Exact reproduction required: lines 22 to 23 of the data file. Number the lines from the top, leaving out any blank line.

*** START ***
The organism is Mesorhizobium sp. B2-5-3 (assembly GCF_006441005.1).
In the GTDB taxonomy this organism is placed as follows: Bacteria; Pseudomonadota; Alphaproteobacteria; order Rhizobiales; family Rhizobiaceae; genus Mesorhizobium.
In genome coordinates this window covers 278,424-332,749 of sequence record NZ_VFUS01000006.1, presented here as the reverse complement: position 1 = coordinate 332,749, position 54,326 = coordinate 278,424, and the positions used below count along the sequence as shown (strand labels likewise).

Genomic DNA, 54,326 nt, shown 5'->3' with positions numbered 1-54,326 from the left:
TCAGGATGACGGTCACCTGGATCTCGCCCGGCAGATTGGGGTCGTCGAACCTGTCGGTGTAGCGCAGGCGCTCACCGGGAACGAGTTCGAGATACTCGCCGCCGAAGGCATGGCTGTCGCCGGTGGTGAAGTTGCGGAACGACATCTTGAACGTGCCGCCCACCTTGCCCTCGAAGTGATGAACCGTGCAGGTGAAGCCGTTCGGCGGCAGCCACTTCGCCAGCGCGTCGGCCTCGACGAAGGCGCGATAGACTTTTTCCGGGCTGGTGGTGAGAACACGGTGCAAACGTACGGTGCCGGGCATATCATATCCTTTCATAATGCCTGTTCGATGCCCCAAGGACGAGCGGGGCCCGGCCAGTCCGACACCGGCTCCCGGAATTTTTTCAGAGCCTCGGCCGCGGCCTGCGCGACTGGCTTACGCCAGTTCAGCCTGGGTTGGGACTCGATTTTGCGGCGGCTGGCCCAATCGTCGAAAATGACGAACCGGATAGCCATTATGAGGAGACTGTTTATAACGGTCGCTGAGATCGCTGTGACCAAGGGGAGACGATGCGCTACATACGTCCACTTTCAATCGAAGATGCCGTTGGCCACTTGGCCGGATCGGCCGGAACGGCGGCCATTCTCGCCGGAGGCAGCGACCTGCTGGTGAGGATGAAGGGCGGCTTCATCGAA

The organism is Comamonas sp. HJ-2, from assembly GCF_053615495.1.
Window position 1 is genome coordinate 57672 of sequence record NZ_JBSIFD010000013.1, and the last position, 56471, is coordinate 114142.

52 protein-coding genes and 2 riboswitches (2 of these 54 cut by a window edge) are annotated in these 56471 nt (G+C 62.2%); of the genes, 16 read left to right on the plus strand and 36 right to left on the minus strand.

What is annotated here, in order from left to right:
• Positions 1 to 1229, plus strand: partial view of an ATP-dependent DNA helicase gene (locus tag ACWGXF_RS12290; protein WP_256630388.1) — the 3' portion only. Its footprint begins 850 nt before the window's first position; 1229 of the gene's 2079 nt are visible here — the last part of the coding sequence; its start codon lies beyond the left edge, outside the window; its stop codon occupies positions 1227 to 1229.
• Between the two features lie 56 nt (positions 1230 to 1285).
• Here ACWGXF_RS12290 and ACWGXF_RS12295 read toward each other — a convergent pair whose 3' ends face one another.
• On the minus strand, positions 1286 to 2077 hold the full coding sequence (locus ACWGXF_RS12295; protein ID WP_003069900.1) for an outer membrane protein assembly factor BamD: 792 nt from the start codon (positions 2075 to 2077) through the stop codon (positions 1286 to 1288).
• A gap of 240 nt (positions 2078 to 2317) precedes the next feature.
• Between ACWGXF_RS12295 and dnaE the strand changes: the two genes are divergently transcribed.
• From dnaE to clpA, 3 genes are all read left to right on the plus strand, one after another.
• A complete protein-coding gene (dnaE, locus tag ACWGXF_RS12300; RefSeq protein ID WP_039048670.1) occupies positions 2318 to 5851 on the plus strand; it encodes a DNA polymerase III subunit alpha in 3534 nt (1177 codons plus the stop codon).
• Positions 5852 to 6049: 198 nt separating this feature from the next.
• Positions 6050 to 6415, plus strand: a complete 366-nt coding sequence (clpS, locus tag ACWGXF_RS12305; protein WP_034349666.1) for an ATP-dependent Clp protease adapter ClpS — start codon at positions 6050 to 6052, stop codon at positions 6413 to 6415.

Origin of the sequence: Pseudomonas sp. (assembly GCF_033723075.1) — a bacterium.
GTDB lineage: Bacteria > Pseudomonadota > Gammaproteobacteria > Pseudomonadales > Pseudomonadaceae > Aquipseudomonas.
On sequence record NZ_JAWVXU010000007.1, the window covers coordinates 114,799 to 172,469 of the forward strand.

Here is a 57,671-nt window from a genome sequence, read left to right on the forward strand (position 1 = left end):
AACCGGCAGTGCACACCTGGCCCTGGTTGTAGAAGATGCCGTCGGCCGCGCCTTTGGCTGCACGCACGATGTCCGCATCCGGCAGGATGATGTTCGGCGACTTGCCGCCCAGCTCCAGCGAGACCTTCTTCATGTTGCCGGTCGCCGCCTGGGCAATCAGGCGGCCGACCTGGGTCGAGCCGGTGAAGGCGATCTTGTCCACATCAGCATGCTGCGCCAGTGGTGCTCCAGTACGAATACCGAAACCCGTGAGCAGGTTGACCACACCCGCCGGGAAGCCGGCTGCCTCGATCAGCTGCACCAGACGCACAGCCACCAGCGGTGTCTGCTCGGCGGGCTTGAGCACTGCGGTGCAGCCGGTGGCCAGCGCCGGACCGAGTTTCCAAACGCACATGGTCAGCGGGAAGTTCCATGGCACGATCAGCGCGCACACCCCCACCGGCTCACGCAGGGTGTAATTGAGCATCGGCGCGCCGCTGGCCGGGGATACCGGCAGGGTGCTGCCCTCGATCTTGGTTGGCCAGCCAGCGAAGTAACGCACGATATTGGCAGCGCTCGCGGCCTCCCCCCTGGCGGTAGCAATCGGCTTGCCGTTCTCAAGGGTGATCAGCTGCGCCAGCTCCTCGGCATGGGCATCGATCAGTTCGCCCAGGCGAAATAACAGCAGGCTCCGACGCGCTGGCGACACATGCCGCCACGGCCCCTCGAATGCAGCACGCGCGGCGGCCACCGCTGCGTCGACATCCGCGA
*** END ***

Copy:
On sequence record NZ_JAWVXU010000007.1, the window covers coordinates 114,799 to 172,469 of the forward strand.

Here is a 57,671-nt window from a genome sequence, read left to right on the forward strand (position 1 = left end):